Weather

How cold is too cool for school? Here’s how area school districts decide

Officials from Centre County school districts often collaborate to make a decision on school delays or cancellations due to harsh weather or cold temperatures.
Officials from Centre County school districts often collaborate to make a decision on school delays or cancellations due to harsh weather or cold temperatures. Centre Daily Times, file photo

Cold temperatures often prompt people to gather in a group to warm themselves. When it comes to keeping local students safe and warm, area superintendents gather in a group of their own to try and make a joint decision about how their districts will handle the cold.

School officials from State College, Bellefonte, Bald Eagle and Penns Valley area school districts all confirmed that, on mornings with extreme temperatures, they hold a conference call to try and coordinate their decisions for the school day.

Many school districts use the same general resources and that is why they attempt to make a joint decision, although each district has the right to make a decision on their own.

“We try to go with the group, but we still maintain the final decision,” said Brian Griffith, Penns Valley Area superintendent.

While each district guarded against providing an exact temperature that triggers a two-hour delay or cancellation, each has a general temperature that they view as unsafe.

State College will consider a delay or cancellation if the actual temperature is minus 5 or a wind chill that is minus 20. Bellefonte policy is triggered when there is a sustained wind chill that is minus 20 or lower. BEA said that it becomes a serious concern when the wind chill is minus 10 or lower. Penns Valley had the lowest threshold of the group at a wind chill of minus 35.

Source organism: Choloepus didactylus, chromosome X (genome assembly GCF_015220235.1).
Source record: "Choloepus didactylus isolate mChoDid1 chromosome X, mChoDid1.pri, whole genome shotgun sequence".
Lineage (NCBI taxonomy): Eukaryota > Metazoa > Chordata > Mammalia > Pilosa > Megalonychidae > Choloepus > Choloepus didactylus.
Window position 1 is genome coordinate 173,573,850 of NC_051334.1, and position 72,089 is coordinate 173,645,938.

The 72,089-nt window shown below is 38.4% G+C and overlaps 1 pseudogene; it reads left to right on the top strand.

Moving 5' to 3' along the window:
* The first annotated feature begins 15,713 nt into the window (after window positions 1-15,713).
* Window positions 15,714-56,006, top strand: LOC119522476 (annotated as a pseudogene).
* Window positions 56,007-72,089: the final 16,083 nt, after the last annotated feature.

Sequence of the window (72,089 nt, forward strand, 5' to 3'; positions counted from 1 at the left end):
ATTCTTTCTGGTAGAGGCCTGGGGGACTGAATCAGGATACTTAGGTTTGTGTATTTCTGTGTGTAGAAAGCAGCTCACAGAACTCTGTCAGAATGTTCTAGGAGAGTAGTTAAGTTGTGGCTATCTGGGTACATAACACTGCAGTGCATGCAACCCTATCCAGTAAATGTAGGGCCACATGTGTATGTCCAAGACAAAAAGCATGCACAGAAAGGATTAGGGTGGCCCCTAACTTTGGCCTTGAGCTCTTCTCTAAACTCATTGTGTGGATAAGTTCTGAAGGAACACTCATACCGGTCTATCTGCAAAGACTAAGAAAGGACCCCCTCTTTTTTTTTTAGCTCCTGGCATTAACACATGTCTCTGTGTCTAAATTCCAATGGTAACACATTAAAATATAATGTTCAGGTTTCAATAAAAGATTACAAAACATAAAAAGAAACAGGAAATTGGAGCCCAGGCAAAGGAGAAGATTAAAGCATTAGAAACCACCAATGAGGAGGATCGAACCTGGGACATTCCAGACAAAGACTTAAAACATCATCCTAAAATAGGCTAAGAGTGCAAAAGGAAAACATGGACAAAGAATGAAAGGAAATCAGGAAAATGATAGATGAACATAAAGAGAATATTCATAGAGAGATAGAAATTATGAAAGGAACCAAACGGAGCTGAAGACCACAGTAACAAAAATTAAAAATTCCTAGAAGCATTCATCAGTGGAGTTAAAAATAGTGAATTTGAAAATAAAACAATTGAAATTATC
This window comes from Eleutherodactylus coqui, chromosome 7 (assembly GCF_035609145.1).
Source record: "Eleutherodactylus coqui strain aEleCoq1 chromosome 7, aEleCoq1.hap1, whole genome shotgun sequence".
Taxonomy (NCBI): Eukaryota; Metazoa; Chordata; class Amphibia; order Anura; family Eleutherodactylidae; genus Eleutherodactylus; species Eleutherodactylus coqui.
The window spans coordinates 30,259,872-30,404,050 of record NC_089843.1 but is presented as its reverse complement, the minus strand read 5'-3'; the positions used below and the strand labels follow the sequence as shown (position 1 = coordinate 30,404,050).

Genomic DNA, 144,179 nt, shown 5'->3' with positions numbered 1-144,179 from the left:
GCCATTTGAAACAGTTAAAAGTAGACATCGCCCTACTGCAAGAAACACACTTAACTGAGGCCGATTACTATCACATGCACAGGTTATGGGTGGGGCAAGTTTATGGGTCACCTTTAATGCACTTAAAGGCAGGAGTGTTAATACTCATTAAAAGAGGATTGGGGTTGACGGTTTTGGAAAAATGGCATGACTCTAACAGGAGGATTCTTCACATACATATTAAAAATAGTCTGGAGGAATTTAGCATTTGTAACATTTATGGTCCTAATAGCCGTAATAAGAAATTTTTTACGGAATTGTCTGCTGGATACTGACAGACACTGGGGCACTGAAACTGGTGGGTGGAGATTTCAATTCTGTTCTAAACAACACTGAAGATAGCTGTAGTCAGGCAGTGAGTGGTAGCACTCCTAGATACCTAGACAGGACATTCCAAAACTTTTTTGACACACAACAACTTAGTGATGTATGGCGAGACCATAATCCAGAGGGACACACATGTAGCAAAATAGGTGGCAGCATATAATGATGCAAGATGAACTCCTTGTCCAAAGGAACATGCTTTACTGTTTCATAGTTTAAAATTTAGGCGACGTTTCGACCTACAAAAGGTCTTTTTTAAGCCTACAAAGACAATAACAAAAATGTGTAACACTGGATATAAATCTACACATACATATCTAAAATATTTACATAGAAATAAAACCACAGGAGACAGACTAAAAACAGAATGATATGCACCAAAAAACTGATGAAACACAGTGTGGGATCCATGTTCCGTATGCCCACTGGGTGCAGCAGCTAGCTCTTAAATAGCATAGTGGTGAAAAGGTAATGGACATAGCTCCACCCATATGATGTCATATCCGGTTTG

Griffith said wind chill temperatures of minus 35 can cause frostbite on exposed skin in 10 minutes, which is another factor he adds into the decision-making process.

When gathering information about the situation, all school districts use weather sources such as the National Weather Service and AccuWeather. They also contact PennDOT, local municipalities, transportation staffs, view radar and collect first-hand experience.

“It’s an informed decision. It’s based on a lot of input and he (State College Superintendent Bob O’Donnell) tries very hard to get as much information as possible to make the most informed decision that he can,” said Chris Rosenblum, State College Area director of communication.

Ken Bean, director of fiscal affairs for Bellefonte, said the school district attempts to make a decision on a two-hour delay by 5:15 a.m. and a decision on a cancellation by 7 a.m. State College prefers to make its decision before 5:30 a.m., and BEA tries to alert families by 5 a.m., according to Superintendent Jeff Miles.

Griffith said he prefers to hold off on making a decision because in the past there have been times when he has called for a delay or cancellation only to have the forecast not materialize.

“I’m not in favor of a two-hour delay unless the weather will materially improve,” Griffith said. “If our buildings are functioning, meaning they’re warm, and our equipment is functioning, then we intend to have school.”

After all the analytical data is compiled, the district decision-makers all take time to consider the health and safety of their students, which is their primary concern throughout the entire process.

“The goal for us is we want kids to be in class and learning. We weigh that against safety considerations,” Rosenblum said. “In the end, safety always comes out first. We would rather have children safe.”

An official from Philipsburg-Osceola Area School District could not be reached for comment.

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